In 2010, Ed left Cornwall to undertake a two-year research-led masters in Environmental Design in Architecture at the University of Cambridge. His early research at Cambridge focused on reducing the impact of heat waves on cities and their inhabitants and moved on to explore the specific issue of flood risk in coastal contexts. Par docks in Cornwall was selected as the study area for the research, as it is susceptible to impacts from sea level rise, storm surges and tides as well from overland surface water flows. His research culminated in a design of a ‘town that would remain open to the sea whilst safe from it’… and one that could gracefully and gradually adapt to changing conditions over time. His project was shortlisted in the Landscape Institutes international ‘Flood Ideas’ competition and won the Flood & Coast innovation competition. During the course, Ed had a placement with JTP and worked on the design and environmental testing of low-energy blue/green communities and cities as well as helping to develop a bio-climatic handbook for the practice. Alongside his studies, to supplement his income and get some much-needed fresh-air / headspace, he worked as a gardener and landscaper.


After Cambridge, Ed went to work at Baca Architects in London. During this time he was involved with the Climate Adaptive Neighbourhoods Study (which won the RIBA Presidents Medal for Research in Practice) and helped in the creation of the ‘Future Cities’ chapter of the RIBA book ‘Aquatecture’. In May 2013, Ed set up his own design practice, ‘The Environmental Design Studio’ (TEDS) and later that year became a trustee and Creative Director at the charity Small Acts of Kindness (SAOK). Alongside running TEDS and his work at SAOK, Ed moved back up to Cambridge to begin an EPSRC-funded PhD in Architecture, with a focus on flood resilience and the communication of risk. His ‘Retrofitting Resilience’ study looked at how to assess the flood resilience of an existing community and the ways in which it could be adapted to reduce the impacts and speed up recovery times.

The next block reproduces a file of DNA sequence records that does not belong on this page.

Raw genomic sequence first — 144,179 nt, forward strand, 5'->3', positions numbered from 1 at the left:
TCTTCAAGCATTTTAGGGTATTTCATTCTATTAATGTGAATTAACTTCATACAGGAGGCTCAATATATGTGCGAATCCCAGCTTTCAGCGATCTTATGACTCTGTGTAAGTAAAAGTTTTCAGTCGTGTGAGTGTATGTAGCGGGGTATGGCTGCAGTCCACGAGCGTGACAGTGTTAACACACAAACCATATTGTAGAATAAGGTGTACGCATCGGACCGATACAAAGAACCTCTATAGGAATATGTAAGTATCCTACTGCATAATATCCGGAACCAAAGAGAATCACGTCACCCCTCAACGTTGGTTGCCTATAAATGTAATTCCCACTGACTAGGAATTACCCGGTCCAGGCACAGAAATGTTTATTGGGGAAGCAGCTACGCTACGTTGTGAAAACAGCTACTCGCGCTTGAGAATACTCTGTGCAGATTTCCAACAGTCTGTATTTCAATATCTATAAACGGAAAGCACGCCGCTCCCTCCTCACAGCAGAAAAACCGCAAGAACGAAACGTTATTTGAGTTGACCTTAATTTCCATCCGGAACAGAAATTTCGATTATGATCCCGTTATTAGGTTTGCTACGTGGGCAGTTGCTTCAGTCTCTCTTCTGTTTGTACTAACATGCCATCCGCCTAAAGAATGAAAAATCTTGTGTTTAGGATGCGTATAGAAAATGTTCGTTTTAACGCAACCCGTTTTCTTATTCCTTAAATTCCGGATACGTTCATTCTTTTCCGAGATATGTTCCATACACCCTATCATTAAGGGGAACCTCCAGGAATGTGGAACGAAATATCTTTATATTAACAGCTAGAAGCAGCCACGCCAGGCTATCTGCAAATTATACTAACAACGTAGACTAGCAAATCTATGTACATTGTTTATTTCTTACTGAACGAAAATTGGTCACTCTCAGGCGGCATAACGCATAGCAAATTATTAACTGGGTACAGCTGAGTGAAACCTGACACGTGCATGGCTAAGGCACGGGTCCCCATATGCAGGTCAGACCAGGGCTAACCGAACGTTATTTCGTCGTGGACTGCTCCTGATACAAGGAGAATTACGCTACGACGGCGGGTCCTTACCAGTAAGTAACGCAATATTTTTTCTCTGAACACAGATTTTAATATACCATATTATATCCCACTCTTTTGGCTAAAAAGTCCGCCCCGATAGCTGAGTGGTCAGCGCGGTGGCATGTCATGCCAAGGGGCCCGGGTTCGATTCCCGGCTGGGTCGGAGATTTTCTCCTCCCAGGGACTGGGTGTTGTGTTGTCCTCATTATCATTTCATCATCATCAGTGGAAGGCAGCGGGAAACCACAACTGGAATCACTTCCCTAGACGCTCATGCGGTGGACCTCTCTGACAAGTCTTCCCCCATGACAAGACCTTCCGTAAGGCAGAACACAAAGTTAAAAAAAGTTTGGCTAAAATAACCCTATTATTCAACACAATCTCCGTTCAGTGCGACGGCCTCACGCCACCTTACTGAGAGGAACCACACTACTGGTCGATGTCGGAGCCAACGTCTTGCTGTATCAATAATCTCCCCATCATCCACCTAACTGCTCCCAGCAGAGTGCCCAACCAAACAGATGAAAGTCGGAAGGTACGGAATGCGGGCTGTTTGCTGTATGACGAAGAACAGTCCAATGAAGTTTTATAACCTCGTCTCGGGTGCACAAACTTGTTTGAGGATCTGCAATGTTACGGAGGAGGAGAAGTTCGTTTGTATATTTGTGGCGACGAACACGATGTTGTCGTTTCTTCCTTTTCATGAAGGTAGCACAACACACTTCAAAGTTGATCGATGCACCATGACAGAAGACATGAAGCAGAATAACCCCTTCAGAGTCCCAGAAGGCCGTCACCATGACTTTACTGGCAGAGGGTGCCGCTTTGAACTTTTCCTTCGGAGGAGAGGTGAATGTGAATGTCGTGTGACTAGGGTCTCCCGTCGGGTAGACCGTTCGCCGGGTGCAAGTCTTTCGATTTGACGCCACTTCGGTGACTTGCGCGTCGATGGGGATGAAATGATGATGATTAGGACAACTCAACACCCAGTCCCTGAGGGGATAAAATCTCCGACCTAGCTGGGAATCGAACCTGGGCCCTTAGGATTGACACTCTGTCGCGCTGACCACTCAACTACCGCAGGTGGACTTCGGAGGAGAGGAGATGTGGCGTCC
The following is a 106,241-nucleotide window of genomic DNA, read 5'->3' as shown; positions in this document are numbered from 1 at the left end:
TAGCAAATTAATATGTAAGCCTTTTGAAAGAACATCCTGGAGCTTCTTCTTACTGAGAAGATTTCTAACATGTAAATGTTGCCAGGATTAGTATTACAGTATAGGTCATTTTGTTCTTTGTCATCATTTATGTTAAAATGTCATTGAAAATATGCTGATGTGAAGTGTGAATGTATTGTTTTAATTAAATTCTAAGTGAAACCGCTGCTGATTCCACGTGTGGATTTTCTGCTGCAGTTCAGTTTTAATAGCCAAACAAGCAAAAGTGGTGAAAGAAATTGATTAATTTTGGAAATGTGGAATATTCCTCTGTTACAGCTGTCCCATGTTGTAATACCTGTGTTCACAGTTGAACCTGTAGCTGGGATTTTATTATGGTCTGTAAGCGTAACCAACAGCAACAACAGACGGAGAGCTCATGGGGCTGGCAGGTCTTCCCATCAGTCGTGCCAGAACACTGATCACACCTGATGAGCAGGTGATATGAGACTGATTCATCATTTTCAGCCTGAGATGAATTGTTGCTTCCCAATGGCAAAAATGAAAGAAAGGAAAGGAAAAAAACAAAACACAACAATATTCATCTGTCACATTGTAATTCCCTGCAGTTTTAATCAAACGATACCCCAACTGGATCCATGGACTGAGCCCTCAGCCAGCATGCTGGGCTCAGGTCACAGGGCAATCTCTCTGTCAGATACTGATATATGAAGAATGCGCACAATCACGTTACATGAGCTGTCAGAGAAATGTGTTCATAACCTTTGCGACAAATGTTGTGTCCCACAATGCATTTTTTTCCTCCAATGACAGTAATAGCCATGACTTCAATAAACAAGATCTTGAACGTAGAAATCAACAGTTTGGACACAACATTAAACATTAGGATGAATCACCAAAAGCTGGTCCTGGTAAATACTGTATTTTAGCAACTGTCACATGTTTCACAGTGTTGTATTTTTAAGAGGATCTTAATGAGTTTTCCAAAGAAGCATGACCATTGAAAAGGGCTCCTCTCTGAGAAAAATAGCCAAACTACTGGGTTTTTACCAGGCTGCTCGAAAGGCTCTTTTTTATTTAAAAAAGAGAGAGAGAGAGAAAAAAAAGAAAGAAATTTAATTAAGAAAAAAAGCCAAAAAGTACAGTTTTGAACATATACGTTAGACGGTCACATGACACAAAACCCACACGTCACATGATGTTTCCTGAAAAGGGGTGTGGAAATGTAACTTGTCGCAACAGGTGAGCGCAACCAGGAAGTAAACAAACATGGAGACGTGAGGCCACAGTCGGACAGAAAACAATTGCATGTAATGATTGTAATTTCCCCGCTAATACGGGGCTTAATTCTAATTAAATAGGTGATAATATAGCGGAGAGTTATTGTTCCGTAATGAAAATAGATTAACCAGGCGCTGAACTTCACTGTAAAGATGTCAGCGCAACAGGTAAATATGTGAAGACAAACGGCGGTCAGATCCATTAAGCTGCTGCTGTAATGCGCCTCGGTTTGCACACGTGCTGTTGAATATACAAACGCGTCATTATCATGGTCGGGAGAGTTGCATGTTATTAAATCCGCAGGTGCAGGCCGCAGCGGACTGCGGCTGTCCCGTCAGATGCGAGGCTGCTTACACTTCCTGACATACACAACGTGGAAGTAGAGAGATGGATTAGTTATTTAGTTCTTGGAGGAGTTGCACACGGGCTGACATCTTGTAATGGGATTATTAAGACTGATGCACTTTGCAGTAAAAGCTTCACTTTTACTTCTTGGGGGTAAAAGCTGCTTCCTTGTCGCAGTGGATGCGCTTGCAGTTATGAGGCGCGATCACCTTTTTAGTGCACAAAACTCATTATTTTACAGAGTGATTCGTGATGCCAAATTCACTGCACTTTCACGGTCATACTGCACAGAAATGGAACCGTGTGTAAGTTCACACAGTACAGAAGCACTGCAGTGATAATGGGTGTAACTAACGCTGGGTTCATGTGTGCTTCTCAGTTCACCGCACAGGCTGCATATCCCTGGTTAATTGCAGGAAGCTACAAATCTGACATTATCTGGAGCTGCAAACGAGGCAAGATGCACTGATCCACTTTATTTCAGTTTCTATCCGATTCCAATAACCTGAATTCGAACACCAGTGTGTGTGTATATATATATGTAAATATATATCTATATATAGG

In 2016, TEDS (in collaboration with JTP) won the Sunday Times ‘Resilient Home’ competition with their design, the ‘Home for All Seasons’, a development resilient to flooding, overheating, extreme cold, energy shortages and societal change. In 2017, Ed ran the ESRC-funded ‘Flood Narratives’ study with Public Health England and the Environment Agency, which focused on developing new tools to communicate flood risk. Over the years Ed has given lectures and taught resilient design at the University of Tokyo, Nottingham, Brighton, Royal College of Art, Central Saint Martins and Cambridge. He’s given keynote lectures at national flood conferences in both Japan and the UK. Since 2018, he’s been delivering the RIBA’s training on flood resilient design and TEDS has been working with CIWEM and others to develop the UK’s national training on this topic.